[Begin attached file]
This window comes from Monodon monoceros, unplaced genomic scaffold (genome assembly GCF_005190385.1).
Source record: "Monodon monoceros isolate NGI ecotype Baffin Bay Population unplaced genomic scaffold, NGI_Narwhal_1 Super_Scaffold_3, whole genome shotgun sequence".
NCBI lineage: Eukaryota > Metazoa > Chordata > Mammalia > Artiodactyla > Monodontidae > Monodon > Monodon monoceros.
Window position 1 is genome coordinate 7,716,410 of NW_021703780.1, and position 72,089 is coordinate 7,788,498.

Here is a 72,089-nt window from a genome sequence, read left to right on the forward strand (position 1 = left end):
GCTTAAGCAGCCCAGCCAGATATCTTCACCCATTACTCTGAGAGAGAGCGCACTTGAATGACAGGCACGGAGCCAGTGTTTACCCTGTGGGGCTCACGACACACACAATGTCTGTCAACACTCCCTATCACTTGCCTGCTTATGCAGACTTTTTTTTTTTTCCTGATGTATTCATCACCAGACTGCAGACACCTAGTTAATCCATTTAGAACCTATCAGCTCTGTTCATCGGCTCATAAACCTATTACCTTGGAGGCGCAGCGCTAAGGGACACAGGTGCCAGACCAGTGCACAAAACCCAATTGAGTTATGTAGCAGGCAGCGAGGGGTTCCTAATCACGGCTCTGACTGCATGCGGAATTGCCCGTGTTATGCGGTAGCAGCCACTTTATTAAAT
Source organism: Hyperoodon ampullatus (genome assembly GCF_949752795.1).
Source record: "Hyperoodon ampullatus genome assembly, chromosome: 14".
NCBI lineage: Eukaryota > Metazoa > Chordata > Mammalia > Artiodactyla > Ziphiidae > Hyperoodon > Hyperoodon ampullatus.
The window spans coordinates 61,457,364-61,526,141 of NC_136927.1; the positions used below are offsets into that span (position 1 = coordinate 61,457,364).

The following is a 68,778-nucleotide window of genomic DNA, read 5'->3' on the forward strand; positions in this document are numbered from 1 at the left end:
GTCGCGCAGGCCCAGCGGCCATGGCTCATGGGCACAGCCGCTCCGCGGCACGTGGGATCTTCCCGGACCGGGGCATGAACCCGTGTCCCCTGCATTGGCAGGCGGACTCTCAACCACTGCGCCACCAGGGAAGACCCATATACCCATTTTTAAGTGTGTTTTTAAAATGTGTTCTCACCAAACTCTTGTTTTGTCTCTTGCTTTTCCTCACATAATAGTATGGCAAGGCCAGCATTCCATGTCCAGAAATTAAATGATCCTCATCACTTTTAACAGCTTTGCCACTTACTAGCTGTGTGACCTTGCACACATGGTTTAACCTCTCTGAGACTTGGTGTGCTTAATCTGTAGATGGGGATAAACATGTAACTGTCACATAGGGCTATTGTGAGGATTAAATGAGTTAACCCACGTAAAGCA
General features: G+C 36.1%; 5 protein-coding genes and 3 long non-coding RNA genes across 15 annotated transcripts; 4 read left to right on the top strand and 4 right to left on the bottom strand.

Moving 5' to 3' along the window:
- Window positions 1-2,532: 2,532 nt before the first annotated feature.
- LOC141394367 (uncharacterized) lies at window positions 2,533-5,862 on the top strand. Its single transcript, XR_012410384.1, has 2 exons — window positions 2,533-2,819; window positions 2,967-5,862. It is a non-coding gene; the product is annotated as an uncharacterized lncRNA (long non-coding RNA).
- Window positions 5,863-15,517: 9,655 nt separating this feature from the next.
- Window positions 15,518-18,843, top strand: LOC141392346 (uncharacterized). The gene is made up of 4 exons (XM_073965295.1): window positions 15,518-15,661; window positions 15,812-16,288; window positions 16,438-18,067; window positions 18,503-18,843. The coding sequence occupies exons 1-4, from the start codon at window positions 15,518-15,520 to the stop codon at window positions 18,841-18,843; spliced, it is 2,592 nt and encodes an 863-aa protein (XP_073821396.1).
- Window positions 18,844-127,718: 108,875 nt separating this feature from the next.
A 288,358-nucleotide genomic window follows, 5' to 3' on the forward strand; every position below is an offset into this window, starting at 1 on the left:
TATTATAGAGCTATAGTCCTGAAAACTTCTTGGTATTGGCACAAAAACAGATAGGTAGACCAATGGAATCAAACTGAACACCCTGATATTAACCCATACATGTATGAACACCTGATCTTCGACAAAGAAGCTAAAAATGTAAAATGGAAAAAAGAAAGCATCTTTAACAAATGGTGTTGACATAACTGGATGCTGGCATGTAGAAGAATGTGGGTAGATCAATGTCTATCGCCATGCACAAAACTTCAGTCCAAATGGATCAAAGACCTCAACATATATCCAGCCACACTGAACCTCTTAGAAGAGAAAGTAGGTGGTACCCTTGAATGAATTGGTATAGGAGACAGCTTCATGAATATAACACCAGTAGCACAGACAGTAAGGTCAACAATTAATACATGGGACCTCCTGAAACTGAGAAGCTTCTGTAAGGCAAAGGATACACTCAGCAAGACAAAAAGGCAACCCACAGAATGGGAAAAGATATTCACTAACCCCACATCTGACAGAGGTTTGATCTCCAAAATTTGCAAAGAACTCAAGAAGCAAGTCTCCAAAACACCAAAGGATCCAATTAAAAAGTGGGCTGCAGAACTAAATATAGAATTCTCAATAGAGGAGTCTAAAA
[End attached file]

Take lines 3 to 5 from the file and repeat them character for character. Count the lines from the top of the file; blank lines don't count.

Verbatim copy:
NCBI lineage: Eukaryota > Metazoa > Chordata > Mammalia > Artiodactyla > Monodontidae > Monodon > Monodon monoceros.
Window position 1 is genome coordinate 7,716,410 of NW_021703780.1, and position 72,089 is coordinate 7,788,498.

Here is a 72,089-nt window from a genome sequence, read left to right on the forward strand (position 1 = left end):